Each year, cooler temperatures in the north are an indication for many travelers to begin their migration to the warmer climates of the south. Isabel ValdezMD, assistant physician and assistant professor of medicine at Baylor College of Medicine, provides a medical checklist for snowbirds to stay healthy during their flight and at their destination.
“Snowbirds’ medical checklists must be completed a month before they leave for their long-term destination,” Valdez said. “The number one thing I would recommend is to establish care with an additional primary care physician at their long-term destination in the fall and winter who can coordinate with the home physician.”
Pharmacies and medicines
Before traveling, snowbirds must have a fresh 90-day supply of necessary medication. If their stay is longer than three months, snowbirds can take advantage of local, national, or mail order pharmacies to ensure they have adequate supplies. Valdez warns that shipping times may extend due to the holiday season, so ensuring that a traditional pharmacy can receive prescriptions from their doctors can prevent delays.
Snowbirds must travel with the medications you take on a daily basis, such as antidepressants or medications for chronic conditions such as diabetes, high blood pressure, or thyroid conditions. Be sure to pack extra prescription creams, inhalers, pens, or vials and keep them nearby. Blood pressure and glucose meters, as well as needles, syringes and lancets, must also be available during their flight and at their destinations.
Valdez also stresses the importance of ensuring that all travel related medical devices and accessories are packed. If driving to a destination, snowbirds should have an emergency power source, such as power packs and backup batteries, for devices such as CPAP machines, nebulizers, and oxygen delivery devices.
In addition to the primary doctor, snowbirds should also check whether visits with specialists will be necessary at their destinations. To find a reputable primary care physician, Valdez advises checking with insurance providers and friends or family at their destination and making sure they can connect with their physician at home.
“Some medical conditions that require specialist care may require an appointment to be made once or twice a year,” Valdez said. “You may only need to see the specialist in your home state, but checking with your doctor at home and with insurance providers to find a specialist in your network at your travel destination is a good idea.”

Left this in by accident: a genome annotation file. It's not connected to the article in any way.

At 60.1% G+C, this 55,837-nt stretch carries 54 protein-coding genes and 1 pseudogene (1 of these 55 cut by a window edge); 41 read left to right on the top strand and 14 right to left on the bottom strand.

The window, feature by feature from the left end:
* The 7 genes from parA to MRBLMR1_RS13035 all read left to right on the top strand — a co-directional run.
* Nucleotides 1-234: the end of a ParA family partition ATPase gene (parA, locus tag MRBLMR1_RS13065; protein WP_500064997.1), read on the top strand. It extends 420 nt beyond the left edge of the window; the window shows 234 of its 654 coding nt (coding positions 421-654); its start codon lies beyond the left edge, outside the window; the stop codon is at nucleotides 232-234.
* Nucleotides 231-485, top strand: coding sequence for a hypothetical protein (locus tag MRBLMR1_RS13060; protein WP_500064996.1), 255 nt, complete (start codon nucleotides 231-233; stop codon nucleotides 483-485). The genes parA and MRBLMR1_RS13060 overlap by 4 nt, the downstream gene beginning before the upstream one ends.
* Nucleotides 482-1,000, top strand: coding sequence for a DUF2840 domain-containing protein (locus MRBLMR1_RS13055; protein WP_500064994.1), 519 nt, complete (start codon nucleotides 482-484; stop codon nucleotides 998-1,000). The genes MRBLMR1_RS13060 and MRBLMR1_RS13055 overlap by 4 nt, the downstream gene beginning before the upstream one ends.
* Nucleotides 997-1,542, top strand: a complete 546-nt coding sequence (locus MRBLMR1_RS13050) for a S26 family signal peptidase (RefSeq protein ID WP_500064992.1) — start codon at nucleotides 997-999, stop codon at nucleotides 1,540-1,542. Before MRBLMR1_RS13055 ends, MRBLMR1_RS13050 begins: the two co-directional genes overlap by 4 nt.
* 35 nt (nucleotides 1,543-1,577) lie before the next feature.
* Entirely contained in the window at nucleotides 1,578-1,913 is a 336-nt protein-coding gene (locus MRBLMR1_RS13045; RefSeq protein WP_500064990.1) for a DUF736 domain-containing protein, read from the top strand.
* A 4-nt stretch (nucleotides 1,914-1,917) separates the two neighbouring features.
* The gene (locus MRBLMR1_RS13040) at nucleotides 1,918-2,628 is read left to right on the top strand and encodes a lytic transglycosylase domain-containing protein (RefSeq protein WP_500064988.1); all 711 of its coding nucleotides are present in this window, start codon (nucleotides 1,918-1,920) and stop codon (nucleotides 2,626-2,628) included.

Medical records must reflect any new medications, procedures, conditions, or sensitivities and must be easily accessible by the physician at their destination via an electronic record. If Snowbirds have doctors who share the same program of electronic medical records, that can ease the burden on the patient by exchanging information. Regardless, Valdez advises travel with a physical or electronic copy like the one available in the patient portal.
Valdez also advises Snowbirds to send a copy of the medical power of attorney to doctors at their destinations and to have an updated will, in the event of a life-changing emergency.
“Although we hope we never have to use it, a medical power of attorney is something doctors want to make sure it is on record so we can make the best decisions for our patients and their loved ones,” Valdez said.
Valdez suggests scheduling planned surgeries or procedures three months in advance of travel to allow sufficient time for recovery and appropriate follow-up. Emergency measures must be taken seriously and snowbirds must extend their stay or delay flights to stay vigilant about their health.
“First of all, the most important thing we want to keep in mind is patient safety,” Valdez said. “There may be risks associated with travel soon after the procedures, so you don’t want to put yourself in any danger until you receive a clean bill of health from your provider.”
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